4. Jin T, Zhao R, Shi X, et al. Genetic polymorphisms study of pharmacogenomic VIP variants in Han ethnic of China’s Shaanxi province. Environ Toxicol Pharmacol. 2016;46:27–35. doi:10.1016/j.etap.2016.06.026
5. Evans WE, McLeod HL. Pharmacogenomics–drug disposition, drug targets, and side effects. N Engl J Med. 2003;348(6):538–549. doi:10.1056/NEJMra020526
6. Cheng Y, Dai R, Chen W, Li Q, Zhang C, Yang T. Genetic polymorphisms of pharmacogenomic VIP variants in the Dai population from Yunnan province. Mol Genet Genomic Med. 2020;8(7):e1231. doi:10.1002/mgg3.1231
7. Wang J, Chen Q, Wang L, et al. Identifying novel mutations of NKX2-5 congenital heart disease patients of Chinese minority groups. Int J Cardiol. 2011;148(1):102–104. doi:10.1016/j.ijcard.2010.05.041
8. Yi X, Liang Y, Huerta-Sanchez E, et al. Sequencing of 50 human exomes reveals adaptation to high altitude. Science. 2010;329(5987):75–78. doi:10.1126/science.1190371
9. Gabriel S, Ziaugra L, Tabbaa D. SNP genotyping using the Sequenom MassARRAY iPLEX platform. Curr Protocol Hum Gene. 2009;60(1):12. doi:10.1002/0471142905.hg0212s60
10. He Y, Yang H, Geng T, et al. Genetic polymorphisms of pharmacogenomic VIP variants in the lhoba population of southwest China. Int J Clin Exp Pathol. 2015;8(10):13293–13303.
11. Jin T, Yang H, Zhang J, et al. Polymorphisms and phenotypic analysis of cytochrome P450 3A4 in the Uygur population in northwest China. Int J Clin Exp Pathol. 2015;8(6):7083–7091.
12. Richard A. Gibbs, John W Belmont, Paul Hardenbol, et al. The International HapMap Project. Nature. 2003;426(6968):789–796. doi:10.1038/nature02168
13. Song MK, Lin FC, Ward SE, Fine JP. Composite variables: when and how. Nurs Res. 2013;62(1):45–49. doi:10.1097/NNR.0b013e3182741948
14. Burrell LM, Harrap SB, Velkoska E, Patel SK. The ACE2 gene: its potential as a functional candidate for cardiovascular disease. Clin Sci. 2013;124(2):65–76. doi:10.1042/cs20120269
15. Probstfield JL, O’Brien KD. Progression of cardiovascular damage: the role of renin-angiotensin system blockade. Am J Cardiol. 2010;105(1Suppl):10a–20a. doi:10.1016/j.amjcard.2009.10.006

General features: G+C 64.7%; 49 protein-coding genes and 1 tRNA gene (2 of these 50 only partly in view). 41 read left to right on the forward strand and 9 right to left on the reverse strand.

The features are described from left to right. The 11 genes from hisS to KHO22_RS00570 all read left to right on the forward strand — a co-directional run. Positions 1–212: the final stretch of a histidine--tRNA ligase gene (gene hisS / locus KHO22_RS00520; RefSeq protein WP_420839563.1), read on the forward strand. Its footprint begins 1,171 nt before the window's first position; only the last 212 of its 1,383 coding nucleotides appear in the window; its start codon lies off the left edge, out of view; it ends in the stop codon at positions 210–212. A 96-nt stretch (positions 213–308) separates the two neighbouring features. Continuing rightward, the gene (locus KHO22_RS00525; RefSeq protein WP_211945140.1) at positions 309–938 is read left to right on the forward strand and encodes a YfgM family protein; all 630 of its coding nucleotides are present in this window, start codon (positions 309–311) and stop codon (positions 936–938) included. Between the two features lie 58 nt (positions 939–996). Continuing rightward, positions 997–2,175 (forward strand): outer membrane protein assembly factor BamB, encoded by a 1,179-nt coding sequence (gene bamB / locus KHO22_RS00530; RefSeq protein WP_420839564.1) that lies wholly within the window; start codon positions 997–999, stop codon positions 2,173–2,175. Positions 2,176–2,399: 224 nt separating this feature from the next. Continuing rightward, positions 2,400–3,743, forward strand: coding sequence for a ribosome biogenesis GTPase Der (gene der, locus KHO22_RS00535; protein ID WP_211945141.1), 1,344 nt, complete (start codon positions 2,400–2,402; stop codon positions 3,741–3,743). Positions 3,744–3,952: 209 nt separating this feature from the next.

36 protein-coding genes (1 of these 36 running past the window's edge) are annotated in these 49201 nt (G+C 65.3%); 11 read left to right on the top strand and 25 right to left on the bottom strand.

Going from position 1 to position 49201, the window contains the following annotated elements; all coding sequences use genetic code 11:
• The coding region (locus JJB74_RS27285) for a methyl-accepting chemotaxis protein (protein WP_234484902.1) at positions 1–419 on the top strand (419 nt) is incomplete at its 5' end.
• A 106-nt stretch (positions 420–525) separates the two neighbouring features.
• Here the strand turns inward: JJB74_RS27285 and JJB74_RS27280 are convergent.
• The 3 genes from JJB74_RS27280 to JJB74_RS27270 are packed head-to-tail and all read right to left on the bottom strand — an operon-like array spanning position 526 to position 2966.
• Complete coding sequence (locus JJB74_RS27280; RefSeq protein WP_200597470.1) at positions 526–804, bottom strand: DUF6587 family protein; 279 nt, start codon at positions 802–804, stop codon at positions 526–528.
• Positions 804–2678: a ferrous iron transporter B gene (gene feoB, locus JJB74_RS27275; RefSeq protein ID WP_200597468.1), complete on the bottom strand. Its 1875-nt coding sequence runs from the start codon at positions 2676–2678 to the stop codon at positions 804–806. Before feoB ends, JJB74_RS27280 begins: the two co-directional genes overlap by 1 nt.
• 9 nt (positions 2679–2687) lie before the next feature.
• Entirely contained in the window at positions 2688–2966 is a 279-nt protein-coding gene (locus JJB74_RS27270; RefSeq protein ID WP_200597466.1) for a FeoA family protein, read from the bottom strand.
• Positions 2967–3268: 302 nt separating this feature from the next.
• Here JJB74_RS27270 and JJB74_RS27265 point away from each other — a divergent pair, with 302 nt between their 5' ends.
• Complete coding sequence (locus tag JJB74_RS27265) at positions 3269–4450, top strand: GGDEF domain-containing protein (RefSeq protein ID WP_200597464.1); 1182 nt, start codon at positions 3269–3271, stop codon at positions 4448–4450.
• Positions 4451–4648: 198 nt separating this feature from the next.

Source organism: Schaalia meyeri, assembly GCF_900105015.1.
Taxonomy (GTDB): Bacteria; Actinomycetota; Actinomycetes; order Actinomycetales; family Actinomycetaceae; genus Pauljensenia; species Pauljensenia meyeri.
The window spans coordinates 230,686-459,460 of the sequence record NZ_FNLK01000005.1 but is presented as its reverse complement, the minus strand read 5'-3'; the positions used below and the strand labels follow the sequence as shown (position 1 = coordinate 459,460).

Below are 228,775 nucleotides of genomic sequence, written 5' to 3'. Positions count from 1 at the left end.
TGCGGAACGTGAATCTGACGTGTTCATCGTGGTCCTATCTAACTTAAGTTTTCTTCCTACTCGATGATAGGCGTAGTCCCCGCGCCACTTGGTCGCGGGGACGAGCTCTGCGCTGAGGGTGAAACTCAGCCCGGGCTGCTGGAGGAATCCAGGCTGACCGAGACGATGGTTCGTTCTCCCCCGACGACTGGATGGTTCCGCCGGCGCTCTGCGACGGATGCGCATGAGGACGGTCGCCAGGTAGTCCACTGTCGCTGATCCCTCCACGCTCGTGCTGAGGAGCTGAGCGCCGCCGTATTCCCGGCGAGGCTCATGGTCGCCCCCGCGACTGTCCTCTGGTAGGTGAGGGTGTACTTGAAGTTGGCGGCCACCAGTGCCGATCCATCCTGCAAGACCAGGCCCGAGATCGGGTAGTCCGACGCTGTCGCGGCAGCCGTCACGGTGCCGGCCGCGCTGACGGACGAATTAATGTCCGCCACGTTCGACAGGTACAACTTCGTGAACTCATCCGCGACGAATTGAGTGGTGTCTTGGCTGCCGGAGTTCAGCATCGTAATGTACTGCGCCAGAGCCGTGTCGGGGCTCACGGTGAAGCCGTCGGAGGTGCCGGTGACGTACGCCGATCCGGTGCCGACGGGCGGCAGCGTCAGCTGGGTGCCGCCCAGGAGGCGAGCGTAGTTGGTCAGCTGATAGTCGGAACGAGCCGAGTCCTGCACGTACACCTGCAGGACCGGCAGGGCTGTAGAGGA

16. Jiang F, Yang J, Zhang Y, et al. Angiotensin-converting enzyme 2 and angiotensin 1–7: novel therapeutic targets. Nat Rev Cardiol. 2014;11(7):413–426. doi:10.1038/nrcardio.2014.59
17. Magrone T, Magrone M, Jirillo E. Focus on receptors for coronaviruses with special reference to angiotensin- Converting enzyme 2 as a potential drug target – A perspective. Endocr Metab Immune Disord Drug Targets. 2020;20(6):807–811. doi:10.2174/1871530320666200427112902
18. Zhang Q, Cong M, Wang N, et al. Association of angiotensin-converting enzyme 2 gene polymorphism and enzymatic activity with essential hypertension in different gender: a case-control study. Medicine. 2018;97(42):e12917. doi:10.1097/md.0000000000012917
19. Fan Z, Wu G, Yue M, et al. Hypertension and hypertensive left ventricular hypertrophy are associated with ACE2 genetic polymorphism. Life Sci. 2019;225:39–45. doi:10.1016/j.lfs.2019.03.059
20. Martínez-Rodríguez N, Posadas-Romero C, Villarreal-Molina T, et al. Single nucleotide polymorphisms of the angiotensin-converting enzyme (ACE) gene are associated with essential hypertension and increased ACE enzyme levels in Mexican individuals. PLoS One. 2013;8(5):e65700. doi:10.1371/journal.pone.0065700
21. de Oliveira FF, Chen ES, Smith MC, Bertolucci PHF. Pharmacogenetics of angiotensin-converting enzyme inhibitors in patients with Alzheimer’s disease dementia. Curr Alzheimer Res. 2018;15(4):386–398. doi:10.2174/1567205014666171016101816
22. Ferreira de Oliveira F, Berretta JM, Suchi CE, Cardoso SM, Ferreira BPH. Pharmacogenetic effects of angiotensin-converting enzyme inhibitors over age-related urea and creatinine variations in patients with dementia due to Alzheimer disease. Colomb Med. 2016;47(2):76–80. doi:10.25100/cm.v47i2.2188
23. Lee JY, Vinayagamoorthy N, Han K, et al. Association of polymorphisms of cytochrome P450 2D6 with blood hydroxychloroquine levels in patients with systemic lupus erythematosus. Arthritis Rheumatol. 2016;68(1):184–190. doi:10.1002/art.39402
24. López-García MA, Feria-Romero IA, Serrano H, et al. Influence of genetic variants of CYP2D6, CYP2C9, CYP2C19 and CYP3A4 on antiepileptic drug metabolism in pediatric patients with refractory epilepsy. Pharmacol Rep. 2017;69(3):504–511. doi:10.1016/j.pharep.2017.01.007
25. Dlouhá L, Adámková V, Šedová L, Olišarová V, Hubáček JA, Tóthová V. Five genetic polymorphisms of cytochrome P450 enzymes in the Czech non-Roma and Czech Roma population samples. Drug Metab Pers Ther. 2020. doi:10.1515/dmdi-2020-0103
26. Zhang C, Jiang X, Chen W, et al. Population genetic difference of pharmacogenomic VIP gene variants in the Lisu population from Yunnan Province. Medicine. 2018;97(52):e13674. doi:10.1097/md.0000000000013674
27. Yee SW, Gong L, Badagnani I, Giacomini KM, Klein TE, Altman RB. SLC19A1 pharmacogenomics summary. Pharmacogenet Genomics. 2010;20(11):708–715. doi:10.107/FPC.0b013e32833eca92
28. Chatzikyriakidou A, Vakalis KV, Kolaitis N, et al. Distinct association of SLC19A1 polymorphism −43T>C with red cell folate levels and of MTHFR polymorphism 677C>T with plasma folate levels. Clin Biochem. 2008;41(3):174–176. doi:10.1016/j.clinbiochem.2007.11.006
29. Zhang X, Zhang D, Huang L, et al. Discovery of novel biomarkers of therapeutic responses in han chinese pemetrexed-based treated advanced NSCLC patients. Front Pharmacol. 2019;10:944. doi:10.3389/fphar.2019.00944
30. Wang S-M, Sun L-L, Zeng W-X, Wu W-S, Zhang G-L. Effects of a microRNA binding site polymorphism in SLC19A1 on methotrexate concentrations in Chinese children with acute lymphoblastic leukemia. Med Oncol. 2014;31(7):62. doi:10.1007/s12032-014-0062-0